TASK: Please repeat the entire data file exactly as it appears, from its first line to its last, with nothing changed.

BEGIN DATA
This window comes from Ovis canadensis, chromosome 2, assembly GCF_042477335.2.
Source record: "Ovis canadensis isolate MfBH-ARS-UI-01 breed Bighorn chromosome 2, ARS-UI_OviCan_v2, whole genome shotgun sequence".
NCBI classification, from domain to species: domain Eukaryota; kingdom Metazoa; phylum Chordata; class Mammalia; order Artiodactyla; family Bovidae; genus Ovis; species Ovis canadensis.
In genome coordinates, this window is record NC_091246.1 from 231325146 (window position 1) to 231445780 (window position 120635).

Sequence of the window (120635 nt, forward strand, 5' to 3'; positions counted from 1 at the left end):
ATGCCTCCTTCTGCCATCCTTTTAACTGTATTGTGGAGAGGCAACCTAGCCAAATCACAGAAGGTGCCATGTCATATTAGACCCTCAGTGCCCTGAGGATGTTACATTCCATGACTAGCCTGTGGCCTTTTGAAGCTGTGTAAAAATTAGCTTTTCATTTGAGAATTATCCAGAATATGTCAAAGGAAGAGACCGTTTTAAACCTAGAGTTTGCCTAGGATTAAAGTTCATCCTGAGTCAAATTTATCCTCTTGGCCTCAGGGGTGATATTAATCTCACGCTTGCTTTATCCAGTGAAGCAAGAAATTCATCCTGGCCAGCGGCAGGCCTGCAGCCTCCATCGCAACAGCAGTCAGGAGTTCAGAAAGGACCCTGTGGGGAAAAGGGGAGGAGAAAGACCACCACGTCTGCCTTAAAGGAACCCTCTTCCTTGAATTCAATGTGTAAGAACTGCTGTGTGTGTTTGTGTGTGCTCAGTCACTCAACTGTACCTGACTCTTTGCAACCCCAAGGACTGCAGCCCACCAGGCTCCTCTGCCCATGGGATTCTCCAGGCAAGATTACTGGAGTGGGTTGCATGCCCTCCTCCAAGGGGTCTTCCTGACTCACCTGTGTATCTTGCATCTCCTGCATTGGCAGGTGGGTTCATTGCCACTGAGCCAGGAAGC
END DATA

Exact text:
This window comes from Ovis canadensis, chromosome 2, assembly GCF_042477335.2.
Source record: "Ovis canadensis isolate MfBH-ARS-UI-01 breed Bighorn chromosome 2, ARS-UI_OviCan_v2, whole genome shotgun sequence".
NCBI classification, from domain to species: domain Eukaryota; kingdom Metazoa; phylum Chordata; class Mammalia; order Artiodactyla; family Bovidae; genus Ovis; species Ovis canadensis.
In genome coordinates, this window is record NC_091246.1 from 231325146 (window position 1) to 231445780 (window position 120635).

Sequence of the window (120635 nt, forward strand, 5' to 3'; positions counted from 1 at the left end):
ATGCCTCCTTCTGCCATCCTTTTAACTGTATTGTGGAGAGGCAACCTAGCCAAATCACAGAAGGTGCCATGTCATATTAGACCCTCAGTGCCCTGAGGATGTTACATTCCATGACTAGCCTGTGGCCTTTTGAAGCTGTGTAAAAATTAGCTTTTCATTTGAGAATTATCCAGAATATGTCAAAGGAAGAGACCGTTTTAAACCTAGAGTTTGCCTAGGATTAAAGTTCATCCTGAGTCAAATTTATCCTCTTGGCCTCAGGGGTGATATTAATCTCACGCTTGCTTTATCCAGTGAAGCAAGAAATTCATCCTGGCCAGCGGCAGGCCTGCAGCCTCCATCGCAACAGCAGTCAGGAGTTCAGAAAGGACCCTGTGGGGAAAAGGGGAGGAGAAAGACCACCACGTCTGCCTTAAAGGAACCCTCTTCCTTGAATTCAATGTGTAAGAACTGCTGTGTGTGTTTGTGTGTGCTCAGTCACTCAACTGTACCTGACTCTTTGCAACCCCAAGGACTGCAGCCCACCAGGCTCCTCTGCCCATGGGATTCTCCAGGCAAGATTACTGGAGTGGGTTGCATGCCCTCCTCCAAGGGGTCTTCCTGACTCACCTGTGTATCTTGCATCTCCTGCATTGGCAGGTGGGTTCATTGCCACTGAGCCAGGAAGC